Tuesday, April 25, 2006

New Book - Lawless world

Philippe Sands
Lawless world: the whistle-blowing account of how Bush and Blair are taking the law into their own hands
Penguin Books, 2006, 327.41 SAN

International lawyer Philippe Sands presents a fascinating exposé of how the US and UK governments are riding roughshod over international agreements on human rights, war, torture and the environment - the very laws they put in place. The original publication of Lawless world changed the political agenda overnight, and forcing Tony Blair to publish damning material that he'd tried to hide, and prompting renewed media coverage of the justification for the war in Iraq. Now, in this updated edition the author looks at why global rules matter for all of us, and why it is so vital that we act now in order to preserve them.

Read a Guardian Unlimited review of Lawless world.

New Book - Designers are wankers / How to be a graphic designer...

Lee McCormack
Designers are wankers
About Face Publishing, 2005, 702.3 MAC

Adrian Shaughnessy
How to be a graphic designer, without losing your soul
Laurence King, 2005, 741.602 SHA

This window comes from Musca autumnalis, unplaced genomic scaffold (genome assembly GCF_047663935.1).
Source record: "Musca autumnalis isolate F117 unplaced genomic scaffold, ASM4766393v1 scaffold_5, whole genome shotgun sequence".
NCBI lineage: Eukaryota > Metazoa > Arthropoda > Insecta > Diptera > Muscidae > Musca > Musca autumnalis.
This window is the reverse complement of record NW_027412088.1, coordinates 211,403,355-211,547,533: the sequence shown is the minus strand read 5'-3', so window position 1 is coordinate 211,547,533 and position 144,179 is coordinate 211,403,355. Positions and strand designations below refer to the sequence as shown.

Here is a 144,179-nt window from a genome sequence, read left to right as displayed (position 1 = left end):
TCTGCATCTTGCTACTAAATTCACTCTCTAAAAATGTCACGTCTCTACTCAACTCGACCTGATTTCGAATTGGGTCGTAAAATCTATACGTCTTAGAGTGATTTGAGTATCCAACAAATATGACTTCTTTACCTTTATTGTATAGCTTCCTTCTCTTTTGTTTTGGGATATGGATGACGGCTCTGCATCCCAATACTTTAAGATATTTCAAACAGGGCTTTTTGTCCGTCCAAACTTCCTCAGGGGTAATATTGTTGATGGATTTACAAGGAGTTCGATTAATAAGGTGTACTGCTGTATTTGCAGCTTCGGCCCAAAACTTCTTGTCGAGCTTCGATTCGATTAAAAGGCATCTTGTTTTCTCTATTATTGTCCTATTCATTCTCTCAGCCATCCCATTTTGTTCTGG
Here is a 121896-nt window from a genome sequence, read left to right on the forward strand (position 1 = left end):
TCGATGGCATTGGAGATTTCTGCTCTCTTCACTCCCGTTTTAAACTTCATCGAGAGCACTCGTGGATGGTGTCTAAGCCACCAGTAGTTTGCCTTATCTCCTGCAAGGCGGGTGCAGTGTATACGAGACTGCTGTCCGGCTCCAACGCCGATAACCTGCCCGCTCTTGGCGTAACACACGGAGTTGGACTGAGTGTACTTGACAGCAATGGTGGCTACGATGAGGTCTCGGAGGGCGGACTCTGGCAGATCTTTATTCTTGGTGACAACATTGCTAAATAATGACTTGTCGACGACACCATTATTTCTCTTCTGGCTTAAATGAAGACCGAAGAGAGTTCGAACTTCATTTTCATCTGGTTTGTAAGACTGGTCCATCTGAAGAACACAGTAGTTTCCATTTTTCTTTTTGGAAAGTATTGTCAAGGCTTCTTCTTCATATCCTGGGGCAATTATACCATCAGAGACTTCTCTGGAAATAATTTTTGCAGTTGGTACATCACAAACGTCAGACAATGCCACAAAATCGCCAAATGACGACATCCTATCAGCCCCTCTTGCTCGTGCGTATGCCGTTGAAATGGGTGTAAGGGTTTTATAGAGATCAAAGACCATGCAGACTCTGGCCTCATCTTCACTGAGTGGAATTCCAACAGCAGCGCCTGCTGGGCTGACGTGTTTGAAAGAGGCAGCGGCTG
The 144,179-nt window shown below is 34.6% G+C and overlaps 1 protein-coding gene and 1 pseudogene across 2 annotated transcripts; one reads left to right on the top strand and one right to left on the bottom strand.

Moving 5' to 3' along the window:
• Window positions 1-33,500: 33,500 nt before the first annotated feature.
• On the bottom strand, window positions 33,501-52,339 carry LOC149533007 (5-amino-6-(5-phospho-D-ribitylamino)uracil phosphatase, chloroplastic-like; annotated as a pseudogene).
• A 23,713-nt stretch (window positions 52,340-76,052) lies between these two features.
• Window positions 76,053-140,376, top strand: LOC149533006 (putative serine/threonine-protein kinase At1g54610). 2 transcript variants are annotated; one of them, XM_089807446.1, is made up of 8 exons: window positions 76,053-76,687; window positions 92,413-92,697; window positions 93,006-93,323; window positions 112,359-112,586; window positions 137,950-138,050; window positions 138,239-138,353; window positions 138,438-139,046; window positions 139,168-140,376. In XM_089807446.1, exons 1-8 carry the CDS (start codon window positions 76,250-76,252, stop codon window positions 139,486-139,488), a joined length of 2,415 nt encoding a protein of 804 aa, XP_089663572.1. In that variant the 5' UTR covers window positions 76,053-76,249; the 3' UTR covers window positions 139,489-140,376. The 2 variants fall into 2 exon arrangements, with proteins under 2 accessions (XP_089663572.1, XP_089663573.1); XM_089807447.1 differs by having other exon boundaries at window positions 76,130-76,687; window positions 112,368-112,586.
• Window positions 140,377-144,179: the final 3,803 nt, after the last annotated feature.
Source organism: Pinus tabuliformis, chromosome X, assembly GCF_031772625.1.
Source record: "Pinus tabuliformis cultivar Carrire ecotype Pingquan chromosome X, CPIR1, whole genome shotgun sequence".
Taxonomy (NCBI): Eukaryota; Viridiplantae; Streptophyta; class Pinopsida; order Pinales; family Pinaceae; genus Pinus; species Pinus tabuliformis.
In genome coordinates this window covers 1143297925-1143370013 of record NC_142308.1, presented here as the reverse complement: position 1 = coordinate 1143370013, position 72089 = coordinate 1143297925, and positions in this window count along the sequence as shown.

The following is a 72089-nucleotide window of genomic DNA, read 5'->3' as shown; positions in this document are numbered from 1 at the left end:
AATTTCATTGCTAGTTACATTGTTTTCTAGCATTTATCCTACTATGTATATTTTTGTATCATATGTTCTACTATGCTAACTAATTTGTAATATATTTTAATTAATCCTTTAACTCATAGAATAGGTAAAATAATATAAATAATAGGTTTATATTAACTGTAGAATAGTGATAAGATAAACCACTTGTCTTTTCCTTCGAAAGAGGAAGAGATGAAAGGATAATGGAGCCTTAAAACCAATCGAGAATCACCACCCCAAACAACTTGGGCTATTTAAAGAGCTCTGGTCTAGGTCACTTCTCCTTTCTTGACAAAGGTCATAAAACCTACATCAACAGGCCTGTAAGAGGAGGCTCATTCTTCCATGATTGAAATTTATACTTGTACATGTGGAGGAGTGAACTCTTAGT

In Designers are wankers, Lee McCormack, designer of "Oculas" explores how creative graduates can make the leap from education into employment within the field of design. Including interviews with influential names in the field of design such as typographer Neville Brody and fashion entrepreneur Paul Smith, Designers are wankers is a valuable guide for anyone embarking on, or developing a career in design, despite it's attention grabbing title!.

Aimed at the independent-minded, How to be a graphic designer without losing your soul is another useful handbook addressing the concerns of young designers who want to earn a living by doing expressive and meaningful work but want to avoid becoming a hired drone working on soulless projects. It includes interviews with 10 leading designers, such as Natalie Hunter co-founder of Airside, John Warwicker of Tomato, and Angela Lorenz.

New Book - The Legalization of drugs

Douglas N. Husak & Peter De Marneffe
The Legalization of drugs